Makers of drones love everything about their UFOs (unmanned flying objects). Everything, that is, but the drone names.

Thanks to recent conflicts in the Middle East and popular TV shows like 24, the world often thinks first of drones as the remotely piloted aircraft that quietly conduct military missions.

However, the business application for UAVs (unmanned aerial vehicles) has expanded greatly beyond military use, and industry reps are pushing hard to replace the name “drone” with something else.

http://www.bidnessetc.com/business/top-5-drones-for-commercial-and-consumer-applications/ What’s the big deal, you ask?

Ben Gielow works for the Association for Unmanned Vehicle Systems International. He says the manufacturers of tomorrow’s hottest tech doesn’t want to be associated with missile strikes.

“When folks hear the word drone they usually think of large, military, weaponized systems,” says Gielow. “That’s not what the commercial use of these things will look like.”

Additionally drone used be associated with “dumb” objects that were used for target practice. That doesn’t exactly conjure up the smart, progressive applications that drones offer today.

Unmanned aerial systems today are controlled and monitored by humans, and their computerized systems can be so technologically advanced that it appears yesterday’s science fiction is today’s reality.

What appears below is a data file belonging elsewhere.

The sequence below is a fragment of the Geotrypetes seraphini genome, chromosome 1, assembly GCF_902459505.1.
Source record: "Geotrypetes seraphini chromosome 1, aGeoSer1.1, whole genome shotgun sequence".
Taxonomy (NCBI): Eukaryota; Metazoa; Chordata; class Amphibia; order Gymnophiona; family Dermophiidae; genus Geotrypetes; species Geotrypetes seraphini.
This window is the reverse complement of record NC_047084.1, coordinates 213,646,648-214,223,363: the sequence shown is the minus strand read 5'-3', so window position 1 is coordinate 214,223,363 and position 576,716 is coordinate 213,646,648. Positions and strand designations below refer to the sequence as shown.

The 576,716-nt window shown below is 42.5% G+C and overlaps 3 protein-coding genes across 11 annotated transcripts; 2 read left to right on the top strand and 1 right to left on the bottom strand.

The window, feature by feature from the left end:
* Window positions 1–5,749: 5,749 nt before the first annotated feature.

It might take some time for the word drone to disappear completely (even manufacturers of non-military drones are hesitant to lose a term that the public understands and might ultimately buy) but the industry has taken some steps forward with three possible replacements.

Today’s drones are such advanced technology that they can be used by farmers to obtain an assessment of their crops, by vacation rental owners to get an aerial photo of their Seattle Airbnb property to improve a listing, or by firefighters engaged in a battle against a blaze.

Three Alternative Names for Drones

Unmanned Aerial System (UAS)

Take an aircraft, add a radio connection or maybe a network and a human to control it using a remote. This is probably the phrase that is most commonly used by industry groups.

Unmanned Aerial Vehicle (UAV)

This term became commonplace thanks to the Department of Defense who offers this drone definition as “powered aerial vehicles sustained in flight by aerodynamic lift over most of their flight path and guided without an onboard crew…and can fly autonomously or piloted remotely.”

This definition seems to be on the way out for non-military use.

Remotely Piloted Aircraft (RPA) or Vehicle (RPV)

Military drones Predator or Global Hawk are often referred to as RPA. Typically used to be replacement vehicles to carry out search and rescue missions or missile strikes, without the human pilot present.

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